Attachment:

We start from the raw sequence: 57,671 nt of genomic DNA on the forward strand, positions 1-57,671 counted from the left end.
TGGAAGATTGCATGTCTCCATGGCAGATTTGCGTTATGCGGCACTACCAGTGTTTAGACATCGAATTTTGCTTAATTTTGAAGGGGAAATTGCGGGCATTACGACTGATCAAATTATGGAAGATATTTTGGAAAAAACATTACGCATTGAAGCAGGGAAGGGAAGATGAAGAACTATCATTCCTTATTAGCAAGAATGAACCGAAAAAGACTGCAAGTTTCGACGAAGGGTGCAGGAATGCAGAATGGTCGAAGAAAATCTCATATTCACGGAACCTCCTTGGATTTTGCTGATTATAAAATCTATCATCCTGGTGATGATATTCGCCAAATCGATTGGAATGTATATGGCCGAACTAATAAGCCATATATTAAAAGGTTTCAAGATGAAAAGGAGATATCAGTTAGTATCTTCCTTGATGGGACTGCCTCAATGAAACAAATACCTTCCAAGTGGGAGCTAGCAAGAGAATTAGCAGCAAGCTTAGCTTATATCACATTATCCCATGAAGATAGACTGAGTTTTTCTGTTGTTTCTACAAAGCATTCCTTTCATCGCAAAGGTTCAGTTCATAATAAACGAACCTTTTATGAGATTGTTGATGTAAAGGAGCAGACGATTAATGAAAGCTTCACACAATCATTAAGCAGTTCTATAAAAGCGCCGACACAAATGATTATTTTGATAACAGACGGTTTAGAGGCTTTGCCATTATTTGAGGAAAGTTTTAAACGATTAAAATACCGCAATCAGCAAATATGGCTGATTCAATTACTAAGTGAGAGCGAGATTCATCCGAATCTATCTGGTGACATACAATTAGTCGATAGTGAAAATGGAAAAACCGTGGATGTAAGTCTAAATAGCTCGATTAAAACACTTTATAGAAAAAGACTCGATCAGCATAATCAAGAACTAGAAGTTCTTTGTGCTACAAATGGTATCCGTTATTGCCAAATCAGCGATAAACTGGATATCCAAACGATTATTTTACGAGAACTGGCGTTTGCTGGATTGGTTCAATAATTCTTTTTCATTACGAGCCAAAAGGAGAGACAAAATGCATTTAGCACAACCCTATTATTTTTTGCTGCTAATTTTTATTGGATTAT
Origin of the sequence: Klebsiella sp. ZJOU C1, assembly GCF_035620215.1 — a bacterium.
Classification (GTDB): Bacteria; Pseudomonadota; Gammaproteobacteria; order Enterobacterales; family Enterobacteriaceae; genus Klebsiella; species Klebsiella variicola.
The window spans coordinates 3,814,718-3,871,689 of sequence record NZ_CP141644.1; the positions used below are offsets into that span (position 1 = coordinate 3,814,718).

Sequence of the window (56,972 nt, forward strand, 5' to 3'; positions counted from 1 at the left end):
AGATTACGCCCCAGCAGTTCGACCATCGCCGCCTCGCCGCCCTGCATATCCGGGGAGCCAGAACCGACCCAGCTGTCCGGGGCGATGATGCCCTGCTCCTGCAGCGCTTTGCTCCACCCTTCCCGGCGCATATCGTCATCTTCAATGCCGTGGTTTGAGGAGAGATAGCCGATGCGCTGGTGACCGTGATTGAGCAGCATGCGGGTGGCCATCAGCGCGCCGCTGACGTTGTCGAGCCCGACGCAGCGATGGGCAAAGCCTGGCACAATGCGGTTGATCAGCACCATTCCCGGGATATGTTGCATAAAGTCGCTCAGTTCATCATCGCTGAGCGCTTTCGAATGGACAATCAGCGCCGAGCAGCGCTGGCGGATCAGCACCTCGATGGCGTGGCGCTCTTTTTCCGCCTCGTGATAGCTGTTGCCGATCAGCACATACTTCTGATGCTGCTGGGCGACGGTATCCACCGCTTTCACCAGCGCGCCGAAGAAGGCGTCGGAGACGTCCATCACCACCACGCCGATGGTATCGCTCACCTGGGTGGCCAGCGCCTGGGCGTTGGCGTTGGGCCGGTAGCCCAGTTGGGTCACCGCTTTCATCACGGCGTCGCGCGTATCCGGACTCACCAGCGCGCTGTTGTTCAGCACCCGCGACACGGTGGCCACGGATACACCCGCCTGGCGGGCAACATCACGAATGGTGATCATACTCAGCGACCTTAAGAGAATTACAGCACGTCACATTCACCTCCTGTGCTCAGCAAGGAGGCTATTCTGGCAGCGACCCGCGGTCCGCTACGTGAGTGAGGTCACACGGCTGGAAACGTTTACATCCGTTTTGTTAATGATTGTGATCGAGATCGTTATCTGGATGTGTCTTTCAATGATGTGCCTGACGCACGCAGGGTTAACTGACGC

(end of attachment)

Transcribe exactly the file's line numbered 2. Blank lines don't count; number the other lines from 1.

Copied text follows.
TGGAAGATTGCATGTCTCCATGGCAGATTTGCGTTATGCGGCACTACCAGTGTTTAGACATCGAATTTTGCTTAATTTTGAAGGGGAAATTGCGGGCATTACGACTGATCAAATTATGGAAGATATTTTGGAAAAAACATTACGCATTGAAGCAGGGAAGGGAAGATGAAGAACTATCATTCCTTATTAGCAAGAATGAACCGAAAAAGACTGCAAGTTTCGACGAAGGGTGCAGGAATGCAGAATGGTCGAAGAAAATCTCATATTCACGGAACCTCCTTGGATTTTGCTGATTATAAAATCTATCATCCTGGTGATGATATTCGCCAAATCGATTGGAATGTATATGGCCGAACTAATAAGCCATATATTAAAAGGTTTCAAGATGAAAAGGAGATATCAGTTAGTATCTTCCTTGATGGGACTGCCTCAATGAAACAAATACCTTCCAAGTGGGAGCTAGCAAGAGAATTAGCAGCAAGCTTAGCTTATATCACATTATCCCATGAAGATAGACTGAGTTTTTCTGTTGTTTCTACAAAGCATTCCTTTCATCGCAAAGGTTCAGTTCATAATAAACGAACCTTTTATGAGATTGTTGATGTAAAGGAGCAGACGATTAATGAAAGCTTCACACAATCATTAAGCAGTTCTATAAAAGCGCCGACACAAATGATTATTTTGATAACAGACGGTTTAGAGGCTTTGCCATTATTTGAGGAAAGTTTTAAACGATTAAAATACCGCAATCAGCAAATATGGCTGATTCAATTACTAAGTGAGAGCGAGATTCATCCGAATCTATCTGGTGACATACAATTAGTCGATAGTGAAAATGGAAAAACCGTGGATGTAAGTCTAAATAGCTCGATTAAAACACTTTATAGAAAAAGACTCGATCAGCATAATCAAGAACTAGAAGTTCTTTGTGCTACAAATGGTATCCGTTATTGCCAAATCAGCGATAAACTGGATATCCAAACGATTATTTTACGAGAACTGGCGTTTGCTGGATTGGTTCAATAATTCTTTTTCATTACGAGCCAAAAGGAGAGACAAAATGCATTTAGCACAACCCTATTATTTTTTGCTGCTAATTTTTATTGGATTAT